This transition is driven by a combination of environmental, economic, and sustainability factors. Here’s a closer look at why councils are moving towards using HVO over diesel-:
HVO is a cleaner-burning fuel compared to diesel. It produces significantly fewer greenhouse gas emissions, including carbon dioxide (CO2), particulate matter, and nitrogen oxides (NOx). This aligns with councils’ efforts to combat climate change and meet emissions reduction targets.
Lower emissions from HVO contribute to better air quality in urban areas, which is essential for public health. Reduced levels of particulate matter and NOx help decrease respiratory problems and other health issues associated with poor air quality.
HVO can be produced from renewable sources such as vegetable oils and animal fats, which makes it a more sustainable option compared to conventional diesel derived from fossil fuels.
Councils are increasingly seeking to reduce dependence on fossil fuels for their fleets and public transportation systems. HVO provides an alternative that can be produced domestically, reducing reliance on imported oil and enhancing energy security.
Compatibility and Infrastructure:
HVO can be used as a drop-in replacement for diesel in existing diesel engines and infrastructure, which makes the transition relatively straightforward for councils without requiring significant infrastructure investments. Merridale pumps and equipment are fully compatible with HVO fuel, so whether it’s a brand-new installation or an upgrade to an existing Merridale installation, the chances are we can help.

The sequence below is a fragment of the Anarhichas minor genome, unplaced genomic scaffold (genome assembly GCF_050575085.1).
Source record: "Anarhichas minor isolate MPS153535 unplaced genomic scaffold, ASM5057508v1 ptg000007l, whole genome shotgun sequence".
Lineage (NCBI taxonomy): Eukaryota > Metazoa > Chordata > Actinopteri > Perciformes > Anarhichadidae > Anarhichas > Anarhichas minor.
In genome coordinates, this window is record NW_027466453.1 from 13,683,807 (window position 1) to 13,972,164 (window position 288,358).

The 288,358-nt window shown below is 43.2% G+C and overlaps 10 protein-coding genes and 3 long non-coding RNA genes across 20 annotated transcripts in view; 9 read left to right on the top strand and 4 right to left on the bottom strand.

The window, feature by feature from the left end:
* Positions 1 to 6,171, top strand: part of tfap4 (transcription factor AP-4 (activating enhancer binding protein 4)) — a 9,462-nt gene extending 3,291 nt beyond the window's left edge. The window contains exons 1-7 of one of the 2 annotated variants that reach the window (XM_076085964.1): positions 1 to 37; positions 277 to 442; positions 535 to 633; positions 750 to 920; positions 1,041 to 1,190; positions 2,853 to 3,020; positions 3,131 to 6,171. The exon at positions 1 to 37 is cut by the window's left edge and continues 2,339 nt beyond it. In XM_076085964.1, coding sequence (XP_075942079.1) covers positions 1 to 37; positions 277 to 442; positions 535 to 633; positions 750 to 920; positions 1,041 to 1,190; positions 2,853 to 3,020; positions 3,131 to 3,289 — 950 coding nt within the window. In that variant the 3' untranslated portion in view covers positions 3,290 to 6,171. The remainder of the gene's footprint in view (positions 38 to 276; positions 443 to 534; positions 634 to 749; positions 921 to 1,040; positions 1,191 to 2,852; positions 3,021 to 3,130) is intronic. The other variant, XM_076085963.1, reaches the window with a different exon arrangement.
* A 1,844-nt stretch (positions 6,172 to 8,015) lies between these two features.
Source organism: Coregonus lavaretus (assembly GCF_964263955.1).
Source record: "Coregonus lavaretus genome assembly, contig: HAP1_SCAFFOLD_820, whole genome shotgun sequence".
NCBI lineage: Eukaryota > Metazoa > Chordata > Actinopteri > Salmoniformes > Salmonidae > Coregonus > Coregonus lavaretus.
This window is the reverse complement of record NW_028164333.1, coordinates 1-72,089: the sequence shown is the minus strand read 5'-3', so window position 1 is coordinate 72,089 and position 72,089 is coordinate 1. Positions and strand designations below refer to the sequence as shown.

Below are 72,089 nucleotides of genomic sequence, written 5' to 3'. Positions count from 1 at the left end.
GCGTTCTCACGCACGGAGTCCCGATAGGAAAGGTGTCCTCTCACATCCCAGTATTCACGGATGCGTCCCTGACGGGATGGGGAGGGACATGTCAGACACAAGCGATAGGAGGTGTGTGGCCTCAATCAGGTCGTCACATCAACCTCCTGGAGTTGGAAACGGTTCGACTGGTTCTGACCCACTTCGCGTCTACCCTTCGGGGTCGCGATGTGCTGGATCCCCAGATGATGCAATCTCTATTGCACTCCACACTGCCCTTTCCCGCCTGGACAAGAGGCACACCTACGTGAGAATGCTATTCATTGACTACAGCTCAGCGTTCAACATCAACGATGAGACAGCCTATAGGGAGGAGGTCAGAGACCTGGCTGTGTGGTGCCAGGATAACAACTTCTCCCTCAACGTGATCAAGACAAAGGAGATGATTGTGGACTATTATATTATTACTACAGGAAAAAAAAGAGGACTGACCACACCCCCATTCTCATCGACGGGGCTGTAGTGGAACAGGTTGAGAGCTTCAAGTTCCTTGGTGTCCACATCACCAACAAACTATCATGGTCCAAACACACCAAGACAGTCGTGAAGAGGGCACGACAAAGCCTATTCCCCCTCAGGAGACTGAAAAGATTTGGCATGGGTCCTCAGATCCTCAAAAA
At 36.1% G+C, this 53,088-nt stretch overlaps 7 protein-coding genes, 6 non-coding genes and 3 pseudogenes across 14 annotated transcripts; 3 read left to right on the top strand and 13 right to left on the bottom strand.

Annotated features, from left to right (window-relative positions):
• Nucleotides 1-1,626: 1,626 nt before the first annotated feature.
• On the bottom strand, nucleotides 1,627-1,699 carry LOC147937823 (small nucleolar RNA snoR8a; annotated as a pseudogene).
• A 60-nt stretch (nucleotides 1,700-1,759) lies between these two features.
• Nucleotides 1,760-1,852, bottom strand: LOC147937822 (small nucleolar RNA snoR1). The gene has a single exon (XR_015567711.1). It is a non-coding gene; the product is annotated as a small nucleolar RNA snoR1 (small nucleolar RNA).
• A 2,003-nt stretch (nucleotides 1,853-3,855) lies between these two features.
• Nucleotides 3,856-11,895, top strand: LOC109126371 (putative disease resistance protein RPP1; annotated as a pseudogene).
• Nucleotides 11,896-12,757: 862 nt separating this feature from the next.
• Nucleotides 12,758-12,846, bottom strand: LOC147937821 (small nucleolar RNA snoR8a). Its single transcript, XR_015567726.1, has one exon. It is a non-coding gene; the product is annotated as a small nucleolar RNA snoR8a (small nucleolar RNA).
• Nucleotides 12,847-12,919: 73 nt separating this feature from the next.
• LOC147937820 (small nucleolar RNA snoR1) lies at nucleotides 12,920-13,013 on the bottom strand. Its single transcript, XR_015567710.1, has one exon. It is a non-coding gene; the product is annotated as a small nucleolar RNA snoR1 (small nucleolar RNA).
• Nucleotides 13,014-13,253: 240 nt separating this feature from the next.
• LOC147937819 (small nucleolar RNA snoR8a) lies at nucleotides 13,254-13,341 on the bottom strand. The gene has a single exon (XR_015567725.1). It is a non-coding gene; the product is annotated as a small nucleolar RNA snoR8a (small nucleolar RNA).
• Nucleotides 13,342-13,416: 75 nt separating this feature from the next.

Long-term Cost Savings:
While HVO can sometimes be more expensive than conventional diesel on a per-liter basis, its price tends to be more stable, as it is less influenced by fluctuations in global oil markets. This predictability can be beneficial for councils’ budget planning.
Reduced Maintenance Costs:
HVO burns cleaner and produces fewer engine deposits, leading to reduced maintenance costs and longer engine lifespans, which can ultimately save councils money.
Many councils have adopted sustainability goals and commitments, such as reducing their carbon footprint and promoting cleaner energy sources. The adoption of HVO aligns with these objectives and demonstrates their dedication to sustainable practices.
Some governments and local authorities provide incentives, tax breaks, or regulatory advantages to encourage the use of alternative fuels like HVO. These measures can make the transition more economically viable for councils.
Councils that transition to cleaner fuels like HVO can enhance their public image and demonstrate leadership in environmental and sustainability matters. This can resonate positively with constituents and stakeholders.
Councils across the UK are moving towards using HVO over diesel primarily because it offers significant environmental benefits, helps meet sustainability goals, enhances energy security, and can lead to long-term cost savings. This transition aligns with the broader global efforts to reduce emissions and combat climate change while also providing more sustainable and health-conscious solutions for local transportation and infrastructure.